In October, the National Park Service released what may be the first federal report on the history of LGBTQ communities. LGBTQ America: A Theme Study of Lesbian, Gay, Bisexual, Transgender and Queer America was funded by the Gill Foundation and completed under the auspices of the National Park Foundation. Its purpose is to provide cultural resource managers and historic preservation professionals a framework for understanding this history and guidelines for identifying and preserving historic properties related to these experiences.
I am honored to be a co-author of this groundbreaking work, contributing the chapter on “Interpreting LGBTQ Historic Sites.”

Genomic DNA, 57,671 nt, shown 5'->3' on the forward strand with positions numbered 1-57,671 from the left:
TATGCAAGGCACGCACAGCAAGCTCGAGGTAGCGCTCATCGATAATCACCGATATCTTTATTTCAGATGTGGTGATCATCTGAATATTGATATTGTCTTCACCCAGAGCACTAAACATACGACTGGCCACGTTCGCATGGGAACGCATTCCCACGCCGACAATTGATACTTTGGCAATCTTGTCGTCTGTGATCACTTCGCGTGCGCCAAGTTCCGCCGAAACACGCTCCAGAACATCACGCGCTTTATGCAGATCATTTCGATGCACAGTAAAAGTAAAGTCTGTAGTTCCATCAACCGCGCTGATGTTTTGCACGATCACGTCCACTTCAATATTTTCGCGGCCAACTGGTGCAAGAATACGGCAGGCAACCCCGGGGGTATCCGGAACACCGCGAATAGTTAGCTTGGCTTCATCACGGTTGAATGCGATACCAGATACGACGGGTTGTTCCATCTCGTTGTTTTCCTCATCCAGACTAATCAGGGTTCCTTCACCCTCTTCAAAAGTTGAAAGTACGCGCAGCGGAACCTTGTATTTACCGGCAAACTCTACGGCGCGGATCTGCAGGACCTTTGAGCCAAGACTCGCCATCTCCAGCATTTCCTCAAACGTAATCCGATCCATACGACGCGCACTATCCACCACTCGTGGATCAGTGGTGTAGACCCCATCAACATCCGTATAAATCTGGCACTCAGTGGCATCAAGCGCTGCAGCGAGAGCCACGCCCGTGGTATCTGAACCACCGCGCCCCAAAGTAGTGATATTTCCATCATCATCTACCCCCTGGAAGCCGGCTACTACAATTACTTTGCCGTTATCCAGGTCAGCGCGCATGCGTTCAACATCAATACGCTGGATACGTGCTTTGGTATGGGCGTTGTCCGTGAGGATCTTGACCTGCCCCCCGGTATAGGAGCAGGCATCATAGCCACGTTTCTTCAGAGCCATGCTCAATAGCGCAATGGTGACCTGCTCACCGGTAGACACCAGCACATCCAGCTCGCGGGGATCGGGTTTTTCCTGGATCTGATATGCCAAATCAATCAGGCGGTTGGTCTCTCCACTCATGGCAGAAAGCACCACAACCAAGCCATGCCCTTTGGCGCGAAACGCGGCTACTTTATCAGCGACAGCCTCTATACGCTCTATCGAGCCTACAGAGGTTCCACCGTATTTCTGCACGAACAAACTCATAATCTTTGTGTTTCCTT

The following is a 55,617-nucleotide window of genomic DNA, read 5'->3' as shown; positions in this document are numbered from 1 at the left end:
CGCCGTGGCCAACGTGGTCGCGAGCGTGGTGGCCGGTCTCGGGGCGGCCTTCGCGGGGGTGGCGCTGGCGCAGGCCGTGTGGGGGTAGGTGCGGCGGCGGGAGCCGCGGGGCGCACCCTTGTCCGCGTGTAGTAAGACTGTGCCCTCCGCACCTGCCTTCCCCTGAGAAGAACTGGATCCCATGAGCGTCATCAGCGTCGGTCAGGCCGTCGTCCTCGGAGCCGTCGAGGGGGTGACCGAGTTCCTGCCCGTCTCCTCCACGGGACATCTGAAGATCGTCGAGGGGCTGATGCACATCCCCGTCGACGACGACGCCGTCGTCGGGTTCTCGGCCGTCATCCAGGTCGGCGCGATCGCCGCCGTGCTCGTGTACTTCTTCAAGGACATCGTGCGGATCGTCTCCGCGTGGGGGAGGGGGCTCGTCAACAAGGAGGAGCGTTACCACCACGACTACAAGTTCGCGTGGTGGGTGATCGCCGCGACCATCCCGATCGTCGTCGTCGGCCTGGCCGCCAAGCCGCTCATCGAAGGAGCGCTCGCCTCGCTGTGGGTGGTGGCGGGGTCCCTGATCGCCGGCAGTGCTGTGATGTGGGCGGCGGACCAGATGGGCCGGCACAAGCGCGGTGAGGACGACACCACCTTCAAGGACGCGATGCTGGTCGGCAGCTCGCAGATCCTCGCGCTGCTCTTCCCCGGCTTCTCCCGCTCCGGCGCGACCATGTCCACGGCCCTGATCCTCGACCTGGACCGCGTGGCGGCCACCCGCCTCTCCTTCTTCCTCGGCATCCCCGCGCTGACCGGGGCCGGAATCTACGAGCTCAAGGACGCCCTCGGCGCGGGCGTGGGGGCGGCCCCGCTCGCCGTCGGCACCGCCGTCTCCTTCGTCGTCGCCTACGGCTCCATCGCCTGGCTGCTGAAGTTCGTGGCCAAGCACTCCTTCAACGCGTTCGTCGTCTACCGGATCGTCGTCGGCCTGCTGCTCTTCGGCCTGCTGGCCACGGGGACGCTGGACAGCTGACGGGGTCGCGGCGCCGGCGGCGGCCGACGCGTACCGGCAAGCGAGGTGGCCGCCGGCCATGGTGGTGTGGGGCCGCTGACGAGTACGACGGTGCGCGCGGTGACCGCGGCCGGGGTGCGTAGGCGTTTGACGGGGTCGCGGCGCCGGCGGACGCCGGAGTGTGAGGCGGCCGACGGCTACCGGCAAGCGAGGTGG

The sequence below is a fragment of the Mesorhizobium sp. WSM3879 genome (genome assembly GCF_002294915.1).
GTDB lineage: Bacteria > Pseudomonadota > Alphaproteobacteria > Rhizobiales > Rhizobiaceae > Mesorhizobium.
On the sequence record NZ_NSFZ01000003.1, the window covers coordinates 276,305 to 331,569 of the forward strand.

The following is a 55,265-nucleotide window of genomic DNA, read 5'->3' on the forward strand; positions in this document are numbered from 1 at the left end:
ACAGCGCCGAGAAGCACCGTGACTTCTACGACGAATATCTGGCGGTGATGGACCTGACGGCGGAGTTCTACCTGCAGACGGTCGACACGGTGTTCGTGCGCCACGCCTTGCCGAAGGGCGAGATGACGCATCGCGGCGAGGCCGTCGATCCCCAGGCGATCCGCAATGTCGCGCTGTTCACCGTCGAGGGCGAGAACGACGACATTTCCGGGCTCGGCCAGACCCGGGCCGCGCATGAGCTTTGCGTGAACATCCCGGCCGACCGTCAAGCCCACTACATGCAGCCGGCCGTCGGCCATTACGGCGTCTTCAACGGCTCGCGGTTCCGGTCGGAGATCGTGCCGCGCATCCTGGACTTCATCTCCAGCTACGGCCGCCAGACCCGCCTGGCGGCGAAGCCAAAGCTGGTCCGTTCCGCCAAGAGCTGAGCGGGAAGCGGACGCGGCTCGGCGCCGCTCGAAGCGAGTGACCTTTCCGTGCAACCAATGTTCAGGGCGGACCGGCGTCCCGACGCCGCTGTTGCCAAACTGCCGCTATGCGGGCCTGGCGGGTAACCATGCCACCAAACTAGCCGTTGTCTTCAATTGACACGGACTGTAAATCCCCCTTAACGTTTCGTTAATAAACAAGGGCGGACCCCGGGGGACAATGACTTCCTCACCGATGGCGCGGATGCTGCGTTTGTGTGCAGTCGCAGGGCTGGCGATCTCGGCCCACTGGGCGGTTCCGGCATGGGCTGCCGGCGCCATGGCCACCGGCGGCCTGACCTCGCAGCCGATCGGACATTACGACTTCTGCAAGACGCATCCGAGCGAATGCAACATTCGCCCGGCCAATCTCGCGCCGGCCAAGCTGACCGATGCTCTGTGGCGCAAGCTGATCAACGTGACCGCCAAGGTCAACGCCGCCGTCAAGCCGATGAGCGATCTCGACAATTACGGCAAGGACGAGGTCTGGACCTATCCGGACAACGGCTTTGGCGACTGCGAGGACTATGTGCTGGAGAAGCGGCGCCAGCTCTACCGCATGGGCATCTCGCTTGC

The LGBTQ Theme Study is part of a larger park service initiative to “tell all Americans’ stories,” which has involved a variety of efforts to preserve and interpret sites related to underrepresented communities within the U.S. A summary of the agency’s efforts in regard to LGBTQ history is available here.
In addition to the theme study, the park service has also recognized multiple properties related to LGBTQ history, designating them as National Historic Landmarks or adding them to the National Register of Historic Places. The agency is also partnering with HistoryPin to gather crowdsourced information on additional LGBTQ historic sites.
The views and conclusions contained in this document are those of the author and should not be interpreted as representing the opinions or policies of the U.S. Government. Mention of trade names or commercial products does not constitute their endorsement by the U. S. Government.